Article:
Due to travel delays, Richie and I could only spend one full day in the city instead of two. It didn’t help that we both woke up wicked late, thanks to jet lag. My new husband was kind enough to go downstairs and get us breakfast while I washed my hair free of travel. After eating way more chocolate for breakfast than we should have, we had to scoot quickly to the Belvedere, where we had time-sensitive entrance tickets. When researching Vienna, not a lot caught my eye; however, Klimt is a favorite of mine, so we had to see The Kiss: A perfect start for a newly married couple.
I love European museums since so many are converted palaces; the palace is also art. When we showed up, it was only starting to get busy, which gave us a chance to see the Klimt pieces. A funny demonstration of human psychology was also on display. There was a line. It was a long line. Everyone expected the line to take them to The Kiss. It did not. In fact, there was no line to see Klimt. Instead, the line led them to a small viewing room big enough for 4 people to observe the palace chapel. Unlike a lot of other people, Richie and I were delighted to see that there was a mass happening. We hung around for a few minutes before trying to get coffee in the museum café. There were no seats, so we walked around to the front of the Belvedere, where we had our first interaction with a Christmas Market.
Christmas Markets are these magical festivals with art, knick-knacks, food, and mulled wine. There’s more of an eco-conscious culture, which means that vendors utilize glass cups and plates. To encourage return, all vendors require a deposit, anywhere from 3 to 5 euros—and they only accept cash. As this was our first market and my social anxiety gets heightened when I don’t know how to do something, we did not participate in this Christmas Market. It was the only time that happened.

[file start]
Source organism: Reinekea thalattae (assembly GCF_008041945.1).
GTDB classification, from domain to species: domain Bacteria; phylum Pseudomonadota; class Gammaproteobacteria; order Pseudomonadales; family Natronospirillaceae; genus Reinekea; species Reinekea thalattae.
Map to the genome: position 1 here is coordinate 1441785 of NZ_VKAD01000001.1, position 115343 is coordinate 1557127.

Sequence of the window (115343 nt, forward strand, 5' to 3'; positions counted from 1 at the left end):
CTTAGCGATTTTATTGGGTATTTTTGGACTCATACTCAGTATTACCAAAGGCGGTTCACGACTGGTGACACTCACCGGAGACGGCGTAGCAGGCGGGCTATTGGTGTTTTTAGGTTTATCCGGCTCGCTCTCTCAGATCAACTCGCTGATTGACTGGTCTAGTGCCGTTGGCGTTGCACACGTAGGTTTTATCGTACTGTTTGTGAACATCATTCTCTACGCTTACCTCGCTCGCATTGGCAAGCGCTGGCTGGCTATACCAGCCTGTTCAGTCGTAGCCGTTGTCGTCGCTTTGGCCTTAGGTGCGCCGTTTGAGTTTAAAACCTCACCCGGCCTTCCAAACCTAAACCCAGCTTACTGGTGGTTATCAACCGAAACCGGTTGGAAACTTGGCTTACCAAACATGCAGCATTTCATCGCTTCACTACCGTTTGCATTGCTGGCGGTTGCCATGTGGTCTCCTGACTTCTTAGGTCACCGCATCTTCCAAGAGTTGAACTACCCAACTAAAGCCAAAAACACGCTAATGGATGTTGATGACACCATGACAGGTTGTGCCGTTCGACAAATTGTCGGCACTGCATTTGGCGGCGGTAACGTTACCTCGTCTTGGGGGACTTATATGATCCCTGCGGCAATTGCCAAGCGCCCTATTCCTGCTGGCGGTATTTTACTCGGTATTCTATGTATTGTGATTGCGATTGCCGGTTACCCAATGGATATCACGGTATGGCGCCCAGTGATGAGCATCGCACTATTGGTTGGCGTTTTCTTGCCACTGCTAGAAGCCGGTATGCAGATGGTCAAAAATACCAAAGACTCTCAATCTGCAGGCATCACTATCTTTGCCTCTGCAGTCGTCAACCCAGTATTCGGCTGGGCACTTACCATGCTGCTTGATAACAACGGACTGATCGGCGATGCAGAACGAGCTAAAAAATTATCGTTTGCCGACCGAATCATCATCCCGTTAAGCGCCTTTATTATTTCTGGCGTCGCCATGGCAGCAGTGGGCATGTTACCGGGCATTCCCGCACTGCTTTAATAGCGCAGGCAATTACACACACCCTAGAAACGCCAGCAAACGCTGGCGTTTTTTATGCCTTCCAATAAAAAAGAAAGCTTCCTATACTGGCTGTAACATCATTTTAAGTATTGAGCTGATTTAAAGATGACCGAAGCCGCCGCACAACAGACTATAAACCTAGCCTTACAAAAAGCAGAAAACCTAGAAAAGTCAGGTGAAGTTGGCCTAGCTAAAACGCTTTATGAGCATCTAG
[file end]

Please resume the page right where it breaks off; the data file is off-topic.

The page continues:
Instead, we found a different café for some cake and coffee. You know, for a country known for its coffee culture, we were both underwhelmed by the quality. I will say, for the record, Richie has made me a coffee snob, and I remained caffeine-deprived for most of the trip. Snootiness in our back pockets, we wandered to the apartment Mozart lived in while he and his family were in Vienna. Such a neat experience. A bummer that more furniture didn’t survive, but it was nice to see a place where he lived and worked. Richie and I thought it was funny that even a famous artist like Mozart, a literal wunderkind known throughout Europe, had to teach to make his income.
We spent a lot of time in the apartment, so it was dark by the time we emerged. We started heading toward a cathedral that I’d pinned a few weeks ago before we left. I’m glad I did because it gave us another chance to go to a Christmas Market just outside this Gothic cathedral lit up with colored lights. Hustle. Bustle. Food. Trinkets. My magpie heart sang.
After watching a few people go first, we finally figured out the mulled wine situation. It was a much-needed shock of warmth before we went into the cathedral. Let me tell you, they sure don’t make churches like that anymore. This place was gorgeous and humbling. As someone who used to go to church but doesn’t now, it’s always weird going into one.
On the one hand, patriarchy. On the other, so many wounded souls looking for light. Reflecting on that, while we sat in the pews, I cried a bit. There’s been a lot going on lately, and the emotional release was what I needed before we went to the opera.
I’m beginning to believe that I don’t actually like opera. Hear me out: I love opera houses, the sets, the orchestra, the vibe. However, the atmosphere is arranged almost like they WANT you to fall asleep. It didn’t help that we ate these divine hotdogs at a stand (the sausage was filled with cheese, y’all). After the first act, though, we’d had our fill and left in search of another Christmas Market, the real MVP of the whole trip. We went to bed, me a little drunker than not, and drifted off to sleep, eager for Munich.
Score Card: Vienna (1 to 5)